My Friend Eyjafjallajökull

Eyjafjallajökull is the name of the Icelandic volcano, who is disrupting so much of European airtransport in these days. I have difficulty pronouncing the name – it sounds strange – but there is a name, and I think that is something very important. Eyjafjallajökull has been like a good friend to me over the past days for forcing me into thinking about my ways of life and the global world I live in. I hope his/her clear statements bring us to reconsider our forgetfulness of inviting nature and the planet at the table where we decide about how to arrange the world in which we live. Eyjafjallajökull invites us to a really spiritual reflection about ourselves and our place on this planet.

But for Eyjafjallajökull’s rage, I would have been in an important Jesuit meeting in Mexico, where the rectors of Jesuit universities worldwide meet to reflect upon their international collaboration in a world that is facing planetary challenges. One of the topics is, precisely, the environment and global climate change and its consequences. It’s as if Eyjafjallajökull is telling me: “How is it possible that you have forgotten to invite me? Next time you plan this kind of meetings, don’t you dare forget that planet earth wants to have a voice …” Indeed, we tend to continue to view climate change as a mere human issue – and, of course, (a) climate change is to a large extend human driven, (b) it reflects worldwide unsustainable and, therefore, unjust ways of life, and (c) it impacts on human life, most severely on that of the most poor and most vulnerable amongst us. But, climate change is also a planetary issue, in which we have to involve nature as a conversation partner. We have, as well, to reconsider the place of human beings in nature and on the planet: human beings are a part of the whole living body that this extraordinary living planet earth is (I agree on that point with holistice views and with the Gaia hypothesis), although one has also to say that they are an important part. By giving extraordinary capacities to human beings, the planet earth has also given itself resources to further life in tremendous ways: the capacity to thing, to reflect and to self-consciousness (of each human being, and in human beings of the whole planet). However, it is also a risk that the planet has taken. We will see whether the planet can afford this risk – it seems that it is very like the risk of flying through a volcano ash plume …

Undoubtedly, we need new views on anthropology, on planetology and on cosmology. As a theologian, I would say: let us seriously deepen our views on creation and on the creativity of creation. The Creator is present both in the wonderful evolution leading up to life and to human beings (immanence), as in the otherness and differences that arise in the created world (transcendence). The interaction of immanence and transcendence as mutually interdependent, defines the space of the conversations within creation and of the conversation of creation (in particular, also human beings) with the Creator.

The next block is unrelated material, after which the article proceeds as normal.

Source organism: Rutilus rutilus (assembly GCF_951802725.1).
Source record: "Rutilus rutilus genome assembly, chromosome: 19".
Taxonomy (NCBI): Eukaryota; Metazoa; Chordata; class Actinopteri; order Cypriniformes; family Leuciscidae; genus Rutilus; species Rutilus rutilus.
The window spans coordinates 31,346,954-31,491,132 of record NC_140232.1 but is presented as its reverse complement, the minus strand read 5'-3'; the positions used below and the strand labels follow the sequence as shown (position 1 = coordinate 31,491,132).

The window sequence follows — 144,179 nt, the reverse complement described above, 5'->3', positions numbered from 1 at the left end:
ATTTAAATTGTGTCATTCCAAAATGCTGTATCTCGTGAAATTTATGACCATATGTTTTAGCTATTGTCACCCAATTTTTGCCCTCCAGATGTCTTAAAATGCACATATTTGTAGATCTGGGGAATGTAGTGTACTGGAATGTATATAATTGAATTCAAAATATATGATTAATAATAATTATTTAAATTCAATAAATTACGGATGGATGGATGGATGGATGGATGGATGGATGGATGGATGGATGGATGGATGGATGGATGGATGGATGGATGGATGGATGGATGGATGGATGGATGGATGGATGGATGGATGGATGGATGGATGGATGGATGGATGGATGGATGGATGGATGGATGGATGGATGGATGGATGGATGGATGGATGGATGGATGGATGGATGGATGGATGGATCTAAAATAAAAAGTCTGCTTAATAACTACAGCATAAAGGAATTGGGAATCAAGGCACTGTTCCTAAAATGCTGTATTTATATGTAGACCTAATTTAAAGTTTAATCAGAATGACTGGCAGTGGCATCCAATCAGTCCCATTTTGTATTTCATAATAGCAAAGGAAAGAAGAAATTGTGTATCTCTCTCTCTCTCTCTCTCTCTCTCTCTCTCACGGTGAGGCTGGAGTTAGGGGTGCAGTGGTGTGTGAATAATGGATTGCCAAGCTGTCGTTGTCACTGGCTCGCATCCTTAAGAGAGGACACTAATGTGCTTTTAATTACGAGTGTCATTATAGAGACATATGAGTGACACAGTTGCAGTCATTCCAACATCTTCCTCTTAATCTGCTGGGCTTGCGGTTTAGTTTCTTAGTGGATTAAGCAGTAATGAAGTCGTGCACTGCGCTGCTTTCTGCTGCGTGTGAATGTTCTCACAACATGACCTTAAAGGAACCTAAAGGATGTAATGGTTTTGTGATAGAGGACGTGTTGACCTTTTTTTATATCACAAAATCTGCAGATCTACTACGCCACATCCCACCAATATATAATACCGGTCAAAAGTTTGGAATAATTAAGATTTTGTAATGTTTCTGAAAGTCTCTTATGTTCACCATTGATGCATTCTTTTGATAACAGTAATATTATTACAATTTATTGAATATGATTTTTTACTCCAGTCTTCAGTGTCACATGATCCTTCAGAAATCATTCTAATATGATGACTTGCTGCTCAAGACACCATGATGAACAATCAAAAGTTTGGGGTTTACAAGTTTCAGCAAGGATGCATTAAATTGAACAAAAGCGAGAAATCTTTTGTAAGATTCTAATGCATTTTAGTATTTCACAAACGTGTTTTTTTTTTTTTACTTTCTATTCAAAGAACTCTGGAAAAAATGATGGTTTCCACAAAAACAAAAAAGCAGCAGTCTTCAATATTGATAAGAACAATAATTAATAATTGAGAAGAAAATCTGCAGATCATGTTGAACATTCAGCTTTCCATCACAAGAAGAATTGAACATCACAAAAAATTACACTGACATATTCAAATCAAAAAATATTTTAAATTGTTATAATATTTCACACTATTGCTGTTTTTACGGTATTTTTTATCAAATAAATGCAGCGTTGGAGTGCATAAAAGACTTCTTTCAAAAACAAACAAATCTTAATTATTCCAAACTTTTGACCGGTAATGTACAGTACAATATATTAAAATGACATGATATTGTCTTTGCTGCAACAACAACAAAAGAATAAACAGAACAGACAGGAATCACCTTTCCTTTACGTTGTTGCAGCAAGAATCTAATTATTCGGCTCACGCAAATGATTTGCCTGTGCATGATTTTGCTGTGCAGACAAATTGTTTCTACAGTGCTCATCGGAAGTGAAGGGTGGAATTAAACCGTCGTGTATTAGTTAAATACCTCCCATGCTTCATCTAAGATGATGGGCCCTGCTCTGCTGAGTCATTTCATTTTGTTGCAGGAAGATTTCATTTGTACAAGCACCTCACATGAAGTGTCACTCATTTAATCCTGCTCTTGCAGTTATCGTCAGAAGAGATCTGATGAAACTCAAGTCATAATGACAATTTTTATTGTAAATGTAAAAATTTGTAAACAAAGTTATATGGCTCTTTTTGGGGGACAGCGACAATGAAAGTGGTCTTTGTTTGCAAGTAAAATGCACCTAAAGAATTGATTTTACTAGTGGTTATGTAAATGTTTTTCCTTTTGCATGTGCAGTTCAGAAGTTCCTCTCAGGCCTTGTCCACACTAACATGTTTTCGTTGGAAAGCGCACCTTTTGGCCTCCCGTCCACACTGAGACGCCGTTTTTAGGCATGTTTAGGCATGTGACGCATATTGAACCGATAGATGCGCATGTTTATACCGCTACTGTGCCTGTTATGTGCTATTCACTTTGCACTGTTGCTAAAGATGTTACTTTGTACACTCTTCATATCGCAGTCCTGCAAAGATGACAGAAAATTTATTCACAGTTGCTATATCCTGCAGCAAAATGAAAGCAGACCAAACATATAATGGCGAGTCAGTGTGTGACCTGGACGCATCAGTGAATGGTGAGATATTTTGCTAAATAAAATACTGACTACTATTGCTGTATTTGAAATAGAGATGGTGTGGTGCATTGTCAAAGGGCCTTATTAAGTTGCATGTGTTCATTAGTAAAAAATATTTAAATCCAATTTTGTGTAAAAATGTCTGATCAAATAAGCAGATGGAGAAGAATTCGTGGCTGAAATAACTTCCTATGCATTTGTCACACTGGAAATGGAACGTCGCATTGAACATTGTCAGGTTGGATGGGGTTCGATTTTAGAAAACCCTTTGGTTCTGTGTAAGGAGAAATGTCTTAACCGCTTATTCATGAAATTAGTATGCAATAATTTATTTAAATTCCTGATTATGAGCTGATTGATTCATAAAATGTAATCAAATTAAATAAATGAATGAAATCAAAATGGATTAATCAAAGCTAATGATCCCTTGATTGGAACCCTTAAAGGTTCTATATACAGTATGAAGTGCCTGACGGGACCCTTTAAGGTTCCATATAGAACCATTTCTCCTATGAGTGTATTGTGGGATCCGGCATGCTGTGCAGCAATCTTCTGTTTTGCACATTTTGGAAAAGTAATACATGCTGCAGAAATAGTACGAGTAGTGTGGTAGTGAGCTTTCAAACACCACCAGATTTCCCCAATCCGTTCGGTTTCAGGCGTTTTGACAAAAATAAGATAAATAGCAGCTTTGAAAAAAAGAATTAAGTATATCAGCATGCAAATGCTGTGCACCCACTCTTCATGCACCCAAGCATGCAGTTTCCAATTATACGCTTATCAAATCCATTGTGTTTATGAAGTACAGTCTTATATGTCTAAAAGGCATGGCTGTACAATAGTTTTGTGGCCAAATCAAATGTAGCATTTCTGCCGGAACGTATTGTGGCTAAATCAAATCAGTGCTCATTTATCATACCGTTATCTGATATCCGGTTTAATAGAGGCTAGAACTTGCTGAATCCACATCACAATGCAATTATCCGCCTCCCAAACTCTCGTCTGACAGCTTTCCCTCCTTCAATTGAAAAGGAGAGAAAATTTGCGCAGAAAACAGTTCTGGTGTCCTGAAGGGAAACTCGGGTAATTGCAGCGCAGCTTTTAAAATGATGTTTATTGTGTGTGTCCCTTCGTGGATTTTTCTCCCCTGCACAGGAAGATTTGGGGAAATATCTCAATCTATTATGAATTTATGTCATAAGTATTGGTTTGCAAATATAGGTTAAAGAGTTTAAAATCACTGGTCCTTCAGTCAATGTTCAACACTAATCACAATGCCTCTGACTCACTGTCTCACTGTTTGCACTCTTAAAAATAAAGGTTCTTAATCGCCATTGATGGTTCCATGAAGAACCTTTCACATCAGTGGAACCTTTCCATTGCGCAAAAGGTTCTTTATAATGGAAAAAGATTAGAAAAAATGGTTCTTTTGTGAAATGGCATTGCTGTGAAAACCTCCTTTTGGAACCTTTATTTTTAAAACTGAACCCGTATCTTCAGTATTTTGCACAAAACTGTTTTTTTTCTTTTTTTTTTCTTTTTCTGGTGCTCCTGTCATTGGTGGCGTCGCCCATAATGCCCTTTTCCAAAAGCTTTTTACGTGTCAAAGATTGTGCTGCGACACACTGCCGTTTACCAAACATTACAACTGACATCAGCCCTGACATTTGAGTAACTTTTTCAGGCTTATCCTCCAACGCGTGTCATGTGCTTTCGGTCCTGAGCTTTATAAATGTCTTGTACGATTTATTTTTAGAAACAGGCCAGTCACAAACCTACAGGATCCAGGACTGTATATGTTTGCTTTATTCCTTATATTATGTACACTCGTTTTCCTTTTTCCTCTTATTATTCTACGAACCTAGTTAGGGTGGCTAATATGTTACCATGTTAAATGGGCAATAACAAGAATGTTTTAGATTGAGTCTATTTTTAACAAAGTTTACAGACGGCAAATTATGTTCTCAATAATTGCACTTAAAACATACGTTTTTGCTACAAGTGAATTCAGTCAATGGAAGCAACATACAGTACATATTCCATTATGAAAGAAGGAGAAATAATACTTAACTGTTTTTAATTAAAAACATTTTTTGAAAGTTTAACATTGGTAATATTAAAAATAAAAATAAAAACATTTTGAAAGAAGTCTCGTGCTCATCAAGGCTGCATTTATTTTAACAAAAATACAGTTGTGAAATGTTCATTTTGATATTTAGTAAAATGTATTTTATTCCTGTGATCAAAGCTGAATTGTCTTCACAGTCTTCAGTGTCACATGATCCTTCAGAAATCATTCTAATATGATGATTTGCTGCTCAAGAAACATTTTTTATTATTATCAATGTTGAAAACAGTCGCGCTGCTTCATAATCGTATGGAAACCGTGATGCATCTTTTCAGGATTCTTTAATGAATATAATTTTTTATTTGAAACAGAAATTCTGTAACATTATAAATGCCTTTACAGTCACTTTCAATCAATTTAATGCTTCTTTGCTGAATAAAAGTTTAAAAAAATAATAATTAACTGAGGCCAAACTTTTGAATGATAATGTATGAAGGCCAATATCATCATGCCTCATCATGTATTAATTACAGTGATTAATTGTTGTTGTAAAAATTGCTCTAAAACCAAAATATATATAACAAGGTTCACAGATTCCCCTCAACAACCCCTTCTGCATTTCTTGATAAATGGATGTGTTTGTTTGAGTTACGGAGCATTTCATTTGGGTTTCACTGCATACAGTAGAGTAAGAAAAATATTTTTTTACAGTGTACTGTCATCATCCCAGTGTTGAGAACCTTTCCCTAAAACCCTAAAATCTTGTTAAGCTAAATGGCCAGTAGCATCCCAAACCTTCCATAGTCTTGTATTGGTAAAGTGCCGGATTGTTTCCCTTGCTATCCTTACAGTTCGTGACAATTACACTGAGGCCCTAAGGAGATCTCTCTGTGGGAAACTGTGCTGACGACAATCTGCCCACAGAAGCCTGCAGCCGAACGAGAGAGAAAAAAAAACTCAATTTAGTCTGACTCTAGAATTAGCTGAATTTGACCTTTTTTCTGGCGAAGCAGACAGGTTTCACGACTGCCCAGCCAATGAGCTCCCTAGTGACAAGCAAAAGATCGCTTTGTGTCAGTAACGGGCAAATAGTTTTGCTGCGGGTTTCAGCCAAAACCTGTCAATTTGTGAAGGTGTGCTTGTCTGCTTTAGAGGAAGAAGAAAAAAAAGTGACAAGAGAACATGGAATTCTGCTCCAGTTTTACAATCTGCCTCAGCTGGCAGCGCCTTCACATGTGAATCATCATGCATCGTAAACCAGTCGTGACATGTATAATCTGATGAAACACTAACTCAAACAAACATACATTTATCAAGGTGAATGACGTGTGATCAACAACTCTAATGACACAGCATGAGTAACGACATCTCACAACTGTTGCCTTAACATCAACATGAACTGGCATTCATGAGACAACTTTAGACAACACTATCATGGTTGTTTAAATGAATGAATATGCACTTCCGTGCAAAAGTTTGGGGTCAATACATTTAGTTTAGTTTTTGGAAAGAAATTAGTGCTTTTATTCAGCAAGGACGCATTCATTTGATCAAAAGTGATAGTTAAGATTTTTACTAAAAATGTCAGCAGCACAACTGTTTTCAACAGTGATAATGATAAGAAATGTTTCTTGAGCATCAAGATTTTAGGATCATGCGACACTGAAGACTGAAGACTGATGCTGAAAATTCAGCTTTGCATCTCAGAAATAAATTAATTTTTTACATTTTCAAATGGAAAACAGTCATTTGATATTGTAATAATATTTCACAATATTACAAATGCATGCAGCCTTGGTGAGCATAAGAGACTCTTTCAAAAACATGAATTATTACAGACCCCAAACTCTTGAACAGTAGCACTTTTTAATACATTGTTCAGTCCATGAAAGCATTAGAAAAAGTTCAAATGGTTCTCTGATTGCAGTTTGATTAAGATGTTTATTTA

It also struck me how vulnerable we, Europeans, are in our desire to control everything. This urge for technological, scientific, political and economic control may well be at the heart of many of our troubles, particularly also with regard to the environment challenges. We do not easily conceive of conversations (with the nature and the reality (even human reality) that surrounds us) that would not be driven by an urge to control what is different and other. This means that we do not really enter into the logic of conversation, but that we stay with some kinds of monologues. We have, for example, turned science, that primarily originates from a sense of wonder and discovery, into a tool of control. It is not surprising that our societies begin to entertain very ambiguous relationships with science, considering it to be some mere rhetorical power feature (cf. eco-scepticism).

There has been an interesting discussion going on in Europe concerning the decision making processes that lead to the closure of national air space and, thus, to the authorization to fly over some of the European countries. Airlines have pointed out that there is a balance to strike between “economic realities” and “security risk assessments”. Some think that serious question marks should be placed with regard to the theoretical models that the British MET office is using to gauge the size, movements and densities of the ash cloud. Some lament the fact that in Europe national authorities decide upon closing airspaces, while in the USA airlines decide on whether or not to fly. This debate is also very revealing, as it highlights two of the most potent drivers or the western European world: money and security (fear). This is another area where a lot of reflection is needed.

Eyjafjallajökull has become a good friend, as (s)he touches some of the most sensitive areas of my way of life and this has turned into a spiritual experience. I am learning, the hard way, to consider nature and the planet as a serious conversation partner. Paradoxically, it makes me feel safer and more joyful, even if at this stage I have the impression of only starting the conversation.


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